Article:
Just Doing It

Tuesday, November 9, 2010

I heard an interesting podcast the other day, and I've lost where I heard it so I can't give credit where credit is due...  It presented an interesting concept that has made me think about things lately...

I've heard that, apparently, it's been proven that receiving a text from someone actually creates a chemical "high" in teenagers.  They get a little boost of something that makes them feel good.  It's a tiny little adrenalin rush that results in a general feeling of "good".  I have no idea where I heard that, but it seems logical.  It's easy to see why texting is so popular in younger crowds.  I've also heard similar things about using the computer, posting on blogs, receiving commentary, and getting comments on Facebook.

I can see how these things can be so addictive.  There's something quite pleasing when one is listened to, validated, or somehow "engaged"...  I'm sure there's a hormonal/chemical fix that one achieves when eliciting a response from someone to something you've said.  Makes sense to me.

By extension, it seems logical that there have also been studies that have proven that self-help books provide an artificial sense of accomplishment in lieu of actually following through on the advice.  The podcast I listened to pointed out that the entire self-help book industry is based on this.   When one reads a book or listens to advice about how to "fix something", one feels proactive and a sense of new awareness sets in.  That's pretty powerful.  Feeling that positivity and optimism is a great thing.

But the podcast went on to say that too often we stop there.  We substitute the feeling of positivity for the actually "following through" on the advice.  We don't actually do anything.  Instead we feel satisfied by the rush provided by the potential to do something.   And we don't actually commit to it.  Our brain gets tricked...

This made me step back a bit and realize that there are a lot of things that I've been doing that create a substitute feeling of completion.  I sometimes go out and turn everything on in my studio, and that makes me feel good--like I've accomplished something in preparing to work--but I don't actually end up doing much work.  Or I spend time reading different advice blogs about what I should be doing but I don't actually act on any of the advice, and instead I go to the links suggested and spend time browsing.  Many a time I've listened to podcasts and feel like I'm doing work by adding to my store of awareness or knowledge or inspiration, but in reality I've not actually taken the next step and actualized anything as a result.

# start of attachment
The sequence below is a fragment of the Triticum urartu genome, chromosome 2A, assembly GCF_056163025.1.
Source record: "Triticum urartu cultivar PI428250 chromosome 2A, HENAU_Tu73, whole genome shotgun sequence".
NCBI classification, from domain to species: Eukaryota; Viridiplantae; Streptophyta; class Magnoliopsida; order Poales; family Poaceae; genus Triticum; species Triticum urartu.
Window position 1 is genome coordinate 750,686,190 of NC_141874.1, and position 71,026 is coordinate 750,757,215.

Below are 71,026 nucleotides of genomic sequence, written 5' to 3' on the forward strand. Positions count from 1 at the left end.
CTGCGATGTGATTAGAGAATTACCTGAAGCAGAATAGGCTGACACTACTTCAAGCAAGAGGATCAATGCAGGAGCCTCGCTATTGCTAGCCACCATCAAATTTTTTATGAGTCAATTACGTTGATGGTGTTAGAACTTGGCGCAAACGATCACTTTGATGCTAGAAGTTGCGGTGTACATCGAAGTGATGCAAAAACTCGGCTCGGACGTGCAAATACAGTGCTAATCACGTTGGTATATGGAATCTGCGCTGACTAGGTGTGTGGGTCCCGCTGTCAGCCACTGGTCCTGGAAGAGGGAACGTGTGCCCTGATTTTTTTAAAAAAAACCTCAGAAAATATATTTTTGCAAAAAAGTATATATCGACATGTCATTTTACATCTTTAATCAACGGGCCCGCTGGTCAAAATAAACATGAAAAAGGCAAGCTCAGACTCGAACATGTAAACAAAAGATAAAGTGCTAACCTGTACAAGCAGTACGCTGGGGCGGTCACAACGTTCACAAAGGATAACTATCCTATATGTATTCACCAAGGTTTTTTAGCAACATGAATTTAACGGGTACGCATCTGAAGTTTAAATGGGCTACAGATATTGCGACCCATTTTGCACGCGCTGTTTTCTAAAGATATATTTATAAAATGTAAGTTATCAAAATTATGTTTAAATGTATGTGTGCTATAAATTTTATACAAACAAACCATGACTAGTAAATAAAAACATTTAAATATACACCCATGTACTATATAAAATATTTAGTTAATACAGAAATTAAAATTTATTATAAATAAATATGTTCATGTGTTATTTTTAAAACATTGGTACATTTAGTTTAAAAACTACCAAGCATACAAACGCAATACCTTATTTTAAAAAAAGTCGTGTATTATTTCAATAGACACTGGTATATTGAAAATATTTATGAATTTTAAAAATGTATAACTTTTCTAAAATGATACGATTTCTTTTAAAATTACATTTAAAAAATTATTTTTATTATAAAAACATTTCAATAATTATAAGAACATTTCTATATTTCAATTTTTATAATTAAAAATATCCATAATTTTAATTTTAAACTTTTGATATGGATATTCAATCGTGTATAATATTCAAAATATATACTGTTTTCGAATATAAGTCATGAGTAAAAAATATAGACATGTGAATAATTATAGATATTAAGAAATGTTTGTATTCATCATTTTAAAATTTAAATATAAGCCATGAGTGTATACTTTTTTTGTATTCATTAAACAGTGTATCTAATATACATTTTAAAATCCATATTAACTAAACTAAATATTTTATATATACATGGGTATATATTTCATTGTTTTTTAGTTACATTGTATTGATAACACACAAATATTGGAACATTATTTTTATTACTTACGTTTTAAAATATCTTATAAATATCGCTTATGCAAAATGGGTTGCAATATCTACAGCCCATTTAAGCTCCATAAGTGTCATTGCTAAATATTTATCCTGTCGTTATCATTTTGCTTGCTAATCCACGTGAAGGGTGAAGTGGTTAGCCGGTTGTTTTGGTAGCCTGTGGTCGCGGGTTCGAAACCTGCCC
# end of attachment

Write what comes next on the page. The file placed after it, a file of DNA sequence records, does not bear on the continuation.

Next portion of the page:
The rush I get from "planning" the work or being inspired or visiting a website replaces that actual feeling of satisfaction I would get from accomplishing an end result.  I don't actually do anything.  I just think about it.  I ride the chemical high I get from a false sense of completion.  I'm perpetually planning.

This has been incredibly enlightening to me. I find myself listening to a lot of things and buying lots of books and storing lots of fabric but not actually creating a physical product.  I plan, and rationalize that I'm still moving forward.

I recognize a lot of addictive behavior, where I am continually creating an artificial sense of accomplishment, striving for the feelings of confidence and satisfaction.

Awareness isn't an actual end result... It's rather like drawing a design of a beautiful dress and never actually making it.  Or only doing part of an outfit before losing interest...  How many of us have boxes of fabric but lack the motivation to actually do anything with it?  It's almost like the thrill of buying it and contemplating what we can do with it actually replace the real end product of creation.  Half finished paintings...  Books with no endings...

I find that I have lots of ideas and plans, but find it incredibly hard to get my butt into the studio to actually do the work...

Twyla Tharp, the famous choreographer, said that an artist has to be incredibly disciplined and supremely structured in their lives.  That only through forced self-regulation could an artist actually create.

I'm beginning to see why.

And I'm wondering how artists do it... I'm wondering how they force themselves away from their addictive "chemical highs" of TV, computer, blogs, podcasts, tweets, texts, and other "things" to accomplish their work.  I suppose it's rather like choosing to physically exercise and work out: is it a lifestyle choice?

Perhaps I should look at making art like I would going to the gym?  Is there much of a difference, really, in the end?  If a person recognizes the effort it takes to incorporate a regular physical routine into their lives, what is so different about creating a structured art time in their lives?  Buying all the exercise equipment in the world, and workout clothes doesn't get you any closer to the self-discipline of the gym.

Hmmm...  Food for thought.

Until next time, Live Life with Relish!




Image by Matthew Langham through silent-penguin on Flickr, Creative Commons License.

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